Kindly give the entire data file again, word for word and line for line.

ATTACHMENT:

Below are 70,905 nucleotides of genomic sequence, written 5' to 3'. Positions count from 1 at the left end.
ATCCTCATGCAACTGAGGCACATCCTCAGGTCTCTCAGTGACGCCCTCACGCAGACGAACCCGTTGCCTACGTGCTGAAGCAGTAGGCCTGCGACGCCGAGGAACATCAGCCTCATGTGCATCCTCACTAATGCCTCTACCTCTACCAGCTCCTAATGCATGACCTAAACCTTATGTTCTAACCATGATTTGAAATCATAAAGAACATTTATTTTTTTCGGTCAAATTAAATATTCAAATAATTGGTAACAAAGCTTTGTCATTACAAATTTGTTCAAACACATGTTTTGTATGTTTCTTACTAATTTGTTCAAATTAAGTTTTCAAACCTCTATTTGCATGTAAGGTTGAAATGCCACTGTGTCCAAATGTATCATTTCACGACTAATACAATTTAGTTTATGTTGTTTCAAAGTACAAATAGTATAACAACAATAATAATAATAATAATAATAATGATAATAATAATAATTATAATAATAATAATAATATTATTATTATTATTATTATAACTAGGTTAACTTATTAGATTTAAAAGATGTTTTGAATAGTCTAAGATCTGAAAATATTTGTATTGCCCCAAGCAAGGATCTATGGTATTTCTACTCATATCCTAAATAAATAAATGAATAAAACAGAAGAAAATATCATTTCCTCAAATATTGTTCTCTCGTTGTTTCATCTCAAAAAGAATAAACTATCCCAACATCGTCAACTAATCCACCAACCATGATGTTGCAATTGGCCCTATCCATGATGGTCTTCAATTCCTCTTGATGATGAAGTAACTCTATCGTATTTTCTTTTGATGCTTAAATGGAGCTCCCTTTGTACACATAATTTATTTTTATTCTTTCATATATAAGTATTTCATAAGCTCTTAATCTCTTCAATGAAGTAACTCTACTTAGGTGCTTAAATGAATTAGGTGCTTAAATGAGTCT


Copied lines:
Below are 70,905 nucleotides of genomic sequence, written 5' to 3'. Positions count from 1 at the left end.
ATCCTCATGCAACTGAGGCACATCCTCAGGTCTCTCAGTGACGCCCTCACGCAGACGAACCCGTTGCCTACGTGCTGAAGCAGTAGGCCTGCGACGCCGAGGAACATCAGCCTCATGTGCATCCTCACTAATGCCTCTACCTCTACCAGCTCCTAATGCATGACCTAAACCTTATGTTCTAACCATGATTTGAAATCATAAAGAACATTTATTTTTTTCGGTCAAATTAAATATTCAAATAATTGGTAACAAAGCTTTGTCATTACAAATTTGTTCAAACACATGTTTTGTATGTTTCTTACTAATTTGTTCAAATTAAGTTTTCAAACCTCTATTTGCATGTAAGGTTGAAATGCCACTGTGTCCAAATGTATCATTTCACGACTAATACAATTTAGTTTATGTTGTTTCAAAGTACAAATAGTATAACAACAATAATAATAATAATAATAATAATGATAATAATAATAATTATAATAATAATAATAATATTATTATTATTATTATTATAACTAGGTTAACTTATTAGATTTAAAAGATGTTTTGAATAGTCTAAGATCTGAAAATATTTGTATTGCCCCAAGCAAGGATCTATGGTATTTCTACTCATATCCTAAATAAATAAATGAATAAAACAGAAGAAAATATCATTTCCTCAAATATTGTTCTCTCGTTGTTTCATCTCAAAAAGAATAAACTATCCCAACATCGTCAACTAATCCACCAACCATGATGTTGCAATTGGCCCTATCCATGATGGTCTTCAATTCCTCTTGATGATGAAGTAACTCTATCGTATTTTCTTTTGATGCTTAAATGGAGCTCCCTTTGTACACATAATTTATTTTTATTCTTTCATATATAAGTATTTCATAAGCTCTTAATCTCTTCAATGAAGTAACTCTACTTAGGTGCTTAAATGAATTAGGTGCTTAAATGAGTCT